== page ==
Is Public Education Right for Your Child? What Christian Parents Need to Know

March 28, 2024

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In this episode, we dive into the challenge Christian parents face: preparing children to live out their faith in a secular environment. We explore the strategic approach of establishing a strong biblical foundation in children before they encounter secular viewpoints, particularly within the public education system. Join us as we tackle the question: Can children with a solid biblical theology thrive in public schools? This discussion is crucial for parents contemplating the best educational path for their faith-filled children.


Note: The following is an auto-transcript of the podcast recording.

Hello friends, and welcome to another episode of the Foundation Worldview podcast where we seek to answer your questions so that you can equip the children that God has placed in your care to carefully evaluate every idea they encounter and understand the truth of the biblical worldview. I'm your host, Elizabeth Urbanowicz, and I'm thrilled that you've joined me for another episode today.

Today's question says, "Considering the call to homeschool, I have felt conflicted, but have found your podcast extremely helpful. Your recent podcast, Protecting Innocence While Preparing for the World, made a point which several families I've sought counsel from have given for sending children to public school. Any wisdom for me?" That's an interesting question. And in that podcast that was referenced, the Protecting Innocence While Preparing for the World, we recommended preparing children to live faithfully in a secular culture by first building up a positive biblical theology and then introducing deviations from God's good design after that. And so what we're going to look at today is, okay, does this formula of first building up a positive biblical theology and then introducing deviations from God's good design, is that cause for sending our children to a public education setting where they're going to be receiving secular form of education? That's an interesting question and an important one for us to think through.

Now in that podcast that was mentioned in this question, I gave an analogy of how small exposures to germs, to bacteria and viruses can lead to immunity where really intense exposures to germs, they lead to sickness. And so recommended that while our children are still safe within our own homes, that we in small ways expose them to the ideas of the world, help them logically evaluate them see, how they compare and contrast to what God is real in Scripture, so that they will then naturally develop some immunity against those ideas. And I gave the example of how that's what we want to do with our physical bodies. The example I gave as myself as a teacher, if I would pick up a child's pencil, yeah, I might get some bacteria, some viruses on my hands, but doing so that would give me some small level of immunity. We're having a child sneeze in my face that was not going to create immunity that was going to get me sick. So what we want to do with our kids is we want to develop these levels of immunities by giving them small exposures to ideas of the world, just like small exposures to germs can help create immunity.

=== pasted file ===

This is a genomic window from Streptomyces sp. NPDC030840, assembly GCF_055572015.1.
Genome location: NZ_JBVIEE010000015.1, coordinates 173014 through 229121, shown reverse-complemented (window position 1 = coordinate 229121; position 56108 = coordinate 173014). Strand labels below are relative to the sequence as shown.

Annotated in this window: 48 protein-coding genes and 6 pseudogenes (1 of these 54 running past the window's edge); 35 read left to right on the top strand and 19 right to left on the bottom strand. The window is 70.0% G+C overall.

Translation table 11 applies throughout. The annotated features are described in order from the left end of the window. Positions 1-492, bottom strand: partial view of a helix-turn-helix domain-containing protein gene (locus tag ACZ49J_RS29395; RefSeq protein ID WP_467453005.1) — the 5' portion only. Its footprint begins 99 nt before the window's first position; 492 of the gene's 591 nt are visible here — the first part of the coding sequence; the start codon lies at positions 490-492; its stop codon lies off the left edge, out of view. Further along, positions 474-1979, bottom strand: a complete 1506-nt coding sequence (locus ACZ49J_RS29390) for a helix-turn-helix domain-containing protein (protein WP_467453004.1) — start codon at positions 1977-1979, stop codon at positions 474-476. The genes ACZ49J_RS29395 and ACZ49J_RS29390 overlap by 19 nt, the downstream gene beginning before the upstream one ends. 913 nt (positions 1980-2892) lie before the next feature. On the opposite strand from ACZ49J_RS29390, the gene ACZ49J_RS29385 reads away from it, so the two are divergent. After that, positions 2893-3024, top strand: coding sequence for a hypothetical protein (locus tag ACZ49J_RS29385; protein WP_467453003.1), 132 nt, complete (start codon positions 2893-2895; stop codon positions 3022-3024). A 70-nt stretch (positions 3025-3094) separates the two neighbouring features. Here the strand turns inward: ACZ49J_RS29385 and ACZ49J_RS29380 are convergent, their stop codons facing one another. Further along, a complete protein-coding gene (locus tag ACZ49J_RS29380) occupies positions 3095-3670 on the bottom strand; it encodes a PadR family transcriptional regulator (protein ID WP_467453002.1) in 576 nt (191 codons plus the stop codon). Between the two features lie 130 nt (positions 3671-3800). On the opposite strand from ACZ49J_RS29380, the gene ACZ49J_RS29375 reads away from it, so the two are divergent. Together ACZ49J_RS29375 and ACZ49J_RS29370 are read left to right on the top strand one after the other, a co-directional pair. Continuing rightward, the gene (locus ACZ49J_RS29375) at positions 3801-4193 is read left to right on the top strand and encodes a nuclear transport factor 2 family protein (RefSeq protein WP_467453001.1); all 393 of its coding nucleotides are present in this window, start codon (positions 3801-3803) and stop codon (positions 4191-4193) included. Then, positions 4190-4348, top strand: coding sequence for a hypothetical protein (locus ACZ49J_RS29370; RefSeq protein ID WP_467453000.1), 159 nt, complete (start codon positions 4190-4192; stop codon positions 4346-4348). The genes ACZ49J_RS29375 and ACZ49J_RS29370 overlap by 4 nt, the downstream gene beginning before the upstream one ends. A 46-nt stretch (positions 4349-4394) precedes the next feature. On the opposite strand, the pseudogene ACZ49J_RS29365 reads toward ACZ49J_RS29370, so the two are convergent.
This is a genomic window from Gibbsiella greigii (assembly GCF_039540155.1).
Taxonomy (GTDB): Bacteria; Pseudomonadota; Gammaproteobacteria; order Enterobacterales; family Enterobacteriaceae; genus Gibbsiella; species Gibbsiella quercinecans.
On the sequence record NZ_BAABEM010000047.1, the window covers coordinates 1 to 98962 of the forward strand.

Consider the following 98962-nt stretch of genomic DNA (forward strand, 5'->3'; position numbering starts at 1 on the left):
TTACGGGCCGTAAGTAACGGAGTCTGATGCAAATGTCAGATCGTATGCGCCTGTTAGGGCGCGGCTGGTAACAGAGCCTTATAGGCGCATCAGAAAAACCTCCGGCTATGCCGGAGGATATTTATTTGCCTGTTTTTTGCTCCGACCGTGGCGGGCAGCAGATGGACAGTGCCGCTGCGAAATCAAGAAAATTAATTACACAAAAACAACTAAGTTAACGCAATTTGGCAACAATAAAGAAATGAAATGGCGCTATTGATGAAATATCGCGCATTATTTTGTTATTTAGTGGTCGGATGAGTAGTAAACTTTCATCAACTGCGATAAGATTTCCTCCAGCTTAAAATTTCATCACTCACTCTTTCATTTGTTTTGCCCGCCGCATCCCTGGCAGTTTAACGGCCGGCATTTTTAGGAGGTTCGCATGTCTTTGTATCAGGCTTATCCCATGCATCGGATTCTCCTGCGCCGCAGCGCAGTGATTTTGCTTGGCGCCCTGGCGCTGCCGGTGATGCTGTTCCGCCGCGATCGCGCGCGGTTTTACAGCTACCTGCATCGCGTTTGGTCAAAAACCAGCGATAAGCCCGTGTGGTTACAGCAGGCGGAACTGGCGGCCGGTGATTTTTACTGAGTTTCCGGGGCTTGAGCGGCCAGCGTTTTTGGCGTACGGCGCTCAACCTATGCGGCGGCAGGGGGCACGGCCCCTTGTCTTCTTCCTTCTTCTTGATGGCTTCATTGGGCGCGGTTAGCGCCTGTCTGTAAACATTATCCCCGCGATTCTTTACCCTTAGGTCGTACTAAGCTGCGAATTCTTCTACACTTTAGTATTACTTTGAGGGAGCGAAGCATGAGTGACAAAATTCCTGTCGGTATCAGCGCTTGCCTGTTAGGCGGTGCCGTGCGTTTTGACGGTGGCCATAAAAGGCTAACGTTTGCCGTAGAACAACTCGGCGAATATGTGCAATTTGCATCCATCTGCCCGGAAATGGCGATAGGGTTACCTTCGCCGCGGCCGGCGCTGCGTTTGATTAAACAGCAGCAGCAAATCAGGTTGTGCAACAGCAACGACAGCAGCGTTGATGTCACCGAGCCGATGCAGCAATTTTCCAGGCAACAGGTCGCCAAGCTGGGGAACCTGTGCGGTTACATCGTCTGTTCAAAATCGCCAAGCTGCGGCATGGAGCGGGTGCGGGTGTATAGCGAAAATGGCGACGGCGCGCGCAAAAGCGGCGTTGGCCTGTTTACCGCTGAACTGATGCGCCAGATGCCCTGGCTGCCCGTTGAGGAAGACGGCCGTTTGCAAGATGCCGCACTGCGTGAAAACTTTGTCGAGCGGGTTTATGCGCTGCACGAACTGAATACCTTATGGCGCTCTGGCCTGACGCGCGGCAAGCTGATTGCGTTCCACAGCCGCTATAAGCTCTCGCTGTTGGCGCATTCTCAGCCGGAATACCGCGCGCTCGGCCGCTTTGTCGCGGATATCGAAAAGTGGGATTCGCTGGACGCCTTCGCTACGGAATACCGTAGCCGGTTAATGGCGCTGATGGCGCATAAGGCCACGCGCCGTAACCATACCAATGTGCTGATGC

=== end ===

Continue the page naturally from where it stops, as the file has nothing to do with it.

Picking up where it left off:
Now, when I was teaching, I think of this one sweet little boy that I had in my class, and he was sick with a cold, probably multiple colds the entire school year. There was not a single day where he was not coughing or sneezing blowing his nose, and it was not just allergies. And this was, he actually had a cold all of this time. And as I started asking him some questions to try to figure out what was going on, it became clear that he wasn't getting the proper amount of sleep, that he had sisters who were older and were involved in lots of sports, so he was out late, lots of time, lots of eating out. And so his family was just doing all these things that were not healthy for his development as an 8-year-old. And so therefore, he was just consistently had an immune system that was just worn down and was weak and could not fight off viruses. And this obviously is not what we want for our children, physically, that we want to be creating a healthy environment where their immune systems are built up, have them have small exposures to germs so that they naturally begin to develop immunity. Where what this child in my class, what was happening is his parents were giving him over exposure to germs and not enough of what he needed to grow healthy and therefore he was sick all the time.